Performance Improvement 2009. How Can We Improve Health Outcomes and Reduce Medicare Expenditures for Certain Medicare Beneficiaries With Heart Problems?


The evaluation examined the impact of providing disease management services and a prescription drug benefit for Medicare fee-for-service beneficiaries with congestive heart failure, coronary artery disease or diabetes. Three disease management organizations participated in the demonstration. The evaluation used a randomized design where eligible beneficiaries were recruited, then randomized into a treatment or control group.

Results of the evaluation showed that the effect of the prescription drug benefit on beneficiary access to prescription drugs was small. There were some positive impacts of disease management on a few of many care process measures: more chronic heart failure patients served by two of the programs had left ventricular assessments, and more diabetics in one program had more claims for self-monitoring supplies, podiatry visits, therapeutic shoes and urine tests for protein. There were no treatment control group differences in beneficiary satisfaction with general health care or with any of the aspects of care they were asked about, nor were there differences on the measures of physical functioning or perceived mental and physical health quality of life. The analyses indicated that the demonstration had no impacts on hospitalizations, readmissions, emergency room use or on Medicare Part A and B expenditures. The demonstration ended early when it became clear that the programs were unable to generate savings to the Medicare program to offset their fees.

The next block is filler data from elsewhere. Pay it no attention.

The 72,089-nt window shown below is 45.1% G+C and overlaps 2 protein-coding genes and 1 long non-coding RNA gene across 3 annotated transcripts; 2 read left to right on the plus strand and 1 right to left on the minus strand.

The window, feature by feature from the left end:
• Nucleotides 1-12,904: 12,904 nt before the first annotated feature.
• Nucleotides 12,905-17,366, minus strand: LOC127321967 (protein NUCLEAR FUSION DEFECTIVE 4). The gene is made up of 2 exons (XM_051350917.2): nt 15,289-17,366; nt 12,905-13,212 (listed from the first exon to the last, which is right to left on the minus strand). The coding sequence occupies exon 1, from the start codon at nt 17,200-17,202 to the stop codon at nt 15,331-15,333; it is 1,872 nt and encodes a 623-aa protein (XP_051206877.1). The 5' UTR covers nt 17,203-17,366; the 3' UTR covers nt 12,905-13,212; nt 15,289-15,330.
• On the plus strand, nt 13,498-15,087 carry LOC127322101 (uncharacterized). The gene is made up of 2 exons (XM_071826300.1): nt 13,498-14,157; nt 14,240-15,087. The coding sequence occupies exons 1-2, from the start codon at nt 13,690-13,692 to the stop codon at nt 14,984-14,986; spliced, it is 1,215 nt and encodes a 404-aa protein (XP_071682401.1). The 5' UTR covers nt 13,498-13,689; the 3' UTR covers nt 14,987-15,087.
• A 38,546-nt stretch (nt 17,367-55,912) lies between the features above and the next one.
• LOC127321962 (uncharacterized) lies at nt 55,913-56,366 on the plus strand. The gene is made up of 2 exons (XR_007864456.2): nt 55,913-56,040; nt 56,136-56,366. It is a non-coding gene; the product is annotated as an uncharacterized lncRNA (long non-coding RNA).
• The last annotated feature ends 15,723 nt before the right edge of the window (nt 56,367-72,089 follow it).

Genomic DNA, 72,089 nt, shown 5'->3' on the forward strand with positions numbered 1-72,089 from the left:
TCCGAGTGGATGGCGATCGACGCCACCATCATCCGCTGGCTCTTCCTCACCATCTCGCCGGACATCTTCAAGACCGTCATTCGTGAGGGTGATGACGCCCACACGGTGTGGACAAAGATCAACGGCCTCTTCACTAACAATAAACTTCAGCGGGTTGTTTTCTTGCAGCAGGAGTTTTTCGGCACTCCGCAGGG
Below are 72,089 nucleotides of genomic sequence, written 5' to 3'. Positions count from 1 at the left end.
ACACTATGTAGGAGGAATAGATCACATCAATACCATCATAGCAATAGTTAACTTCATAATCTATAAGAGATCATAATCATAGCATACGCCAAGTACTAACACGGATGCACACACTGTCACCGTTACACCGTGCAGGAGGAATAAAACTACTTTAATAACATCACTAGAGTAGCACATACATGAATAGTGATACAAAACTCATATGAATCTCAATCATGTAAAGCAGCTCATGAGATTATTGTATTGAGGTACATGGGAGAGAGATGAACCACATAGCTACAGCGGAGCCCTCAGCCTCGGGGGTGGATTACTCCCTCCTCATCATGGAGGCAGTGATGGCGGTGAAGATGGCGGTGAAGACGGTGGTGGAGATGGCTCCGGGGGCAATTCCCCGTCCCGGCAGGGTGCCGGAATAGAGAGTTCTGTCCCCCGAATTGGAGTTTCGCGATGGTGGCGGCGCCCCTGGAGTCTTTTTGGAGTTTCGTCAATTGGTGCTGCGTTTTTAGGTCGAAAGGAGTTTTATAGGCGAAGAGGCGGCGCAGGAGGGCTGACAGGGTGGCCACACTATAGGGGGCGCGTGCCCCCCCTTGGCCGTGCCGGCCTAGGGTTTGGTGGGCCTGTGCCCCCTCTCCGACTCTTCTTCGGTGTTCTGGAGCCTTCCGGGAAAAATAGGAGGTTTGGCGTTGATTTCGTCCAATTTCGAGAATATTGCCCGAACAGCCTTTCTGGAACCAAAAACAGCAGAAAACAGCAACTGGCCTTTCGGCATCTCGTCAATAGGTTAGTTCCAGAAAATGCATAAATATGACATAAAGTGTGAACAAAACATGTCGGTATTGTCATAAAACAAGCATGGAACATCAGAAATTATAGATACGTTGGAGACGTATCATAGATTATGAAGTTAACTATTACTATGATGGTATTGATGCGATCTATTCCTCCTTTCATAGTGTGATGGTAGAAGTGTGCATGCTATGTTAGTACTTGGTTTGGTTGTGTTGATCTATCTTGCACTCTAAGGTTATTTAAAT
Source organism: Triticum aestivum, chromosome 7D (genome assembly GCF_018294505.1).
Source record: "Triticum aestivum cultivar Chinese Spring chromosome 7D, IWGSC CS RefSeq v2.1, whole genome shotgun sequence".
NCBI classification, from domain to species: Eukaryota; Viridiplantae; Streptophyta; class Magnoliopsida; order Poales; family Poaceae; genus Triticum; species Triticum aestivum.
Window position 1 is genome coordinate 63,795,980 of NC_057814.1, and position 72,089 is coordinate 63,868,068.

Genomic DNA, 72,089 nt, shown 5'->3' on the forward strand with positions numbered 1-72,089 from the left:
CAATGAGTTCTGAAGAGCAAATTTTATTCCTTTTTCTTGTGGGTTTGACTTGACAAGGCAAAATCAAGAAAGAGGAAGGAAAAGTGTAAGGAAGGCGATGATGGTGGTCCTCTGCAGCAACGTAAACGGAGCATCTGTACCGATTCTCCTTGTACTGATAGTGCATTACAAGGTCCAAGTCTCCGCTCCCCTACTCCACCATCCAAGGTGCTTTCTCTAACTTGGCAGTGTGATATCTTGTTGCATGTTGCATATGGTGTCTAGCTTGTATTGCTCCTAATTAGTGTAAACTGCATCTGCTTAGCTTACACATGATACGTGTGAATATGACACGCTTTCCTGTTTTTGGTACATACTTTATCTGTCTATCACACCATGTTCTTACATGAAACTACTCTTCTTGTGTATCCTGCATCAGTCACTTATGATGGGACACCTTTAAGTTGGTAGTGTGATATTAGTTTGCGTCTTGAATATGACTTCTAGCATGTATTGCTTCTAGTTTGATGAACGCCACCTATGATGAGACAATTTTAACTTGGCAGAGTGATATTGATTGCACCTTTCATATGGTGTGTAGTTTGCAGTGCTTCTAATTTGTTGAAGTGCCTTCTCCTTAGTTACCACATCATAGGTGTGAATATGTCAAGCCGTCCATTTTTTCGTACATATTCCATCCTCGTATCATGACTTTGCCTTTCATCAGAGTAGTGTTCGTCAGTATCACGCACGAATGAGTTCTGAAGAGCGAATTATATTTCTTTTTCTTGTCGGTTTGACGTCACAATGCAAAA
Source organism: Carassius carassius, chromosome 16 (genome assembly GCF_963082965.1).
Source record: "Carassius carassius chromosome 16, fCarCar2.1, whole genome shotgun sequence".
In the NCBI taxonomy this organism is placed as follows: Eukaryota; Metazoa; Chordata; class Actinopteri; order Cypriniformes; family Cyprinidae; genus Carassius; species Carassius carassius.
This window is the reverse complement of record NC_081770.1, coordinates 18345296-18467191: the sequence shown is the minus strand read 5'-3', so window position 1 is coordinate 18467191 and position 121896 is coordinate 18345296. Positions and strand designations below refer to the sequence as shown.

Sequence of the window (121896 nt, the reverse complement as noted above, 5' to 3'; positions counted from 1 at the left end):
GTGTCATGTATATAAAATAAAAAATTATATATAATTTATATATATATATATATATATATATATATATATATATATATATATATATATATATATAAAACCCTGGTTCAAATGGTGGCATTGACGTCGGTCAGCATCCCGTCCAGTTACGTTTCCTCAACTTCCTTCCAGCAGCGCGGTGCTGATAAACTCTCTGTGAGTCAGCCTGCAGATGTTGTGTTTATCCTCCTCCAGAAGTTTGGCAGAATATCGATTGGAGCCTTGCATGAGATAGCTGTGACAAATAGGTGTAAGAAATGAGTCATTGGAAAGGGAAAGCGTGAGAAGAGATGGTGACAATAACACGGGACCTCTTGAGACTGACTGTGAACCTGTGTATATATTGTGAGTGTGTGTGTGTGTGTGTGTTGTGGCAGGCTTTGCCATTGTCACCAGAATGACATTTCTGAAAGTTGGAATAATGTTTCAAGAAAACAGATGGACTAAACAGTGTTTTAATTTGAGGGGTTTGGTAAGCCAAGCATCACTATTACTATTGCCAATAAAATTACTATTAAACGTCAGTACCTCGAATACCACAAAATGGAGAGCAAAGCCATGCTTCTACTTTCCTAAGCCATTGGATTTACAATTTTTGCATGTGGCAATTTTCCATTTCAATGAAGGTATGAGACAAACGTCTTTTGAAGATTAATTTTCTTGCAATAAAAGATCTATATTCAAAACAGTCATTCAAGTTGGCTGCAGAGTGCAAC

Report Title: Evaluation of Medicare Disease Management Programs; Report may be obtained from Federal Contact

Agency Sponsor: CMS-ORDI, Office of Research, Development, and Information
Federal Contact: Lorraine Johnson, 410-786-9457
Performer: Mathematica Policy Research, Inc.
PIC ID: 8963

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"PerformanceImprovement2009.pdf" (pdf, 1.26Mb)

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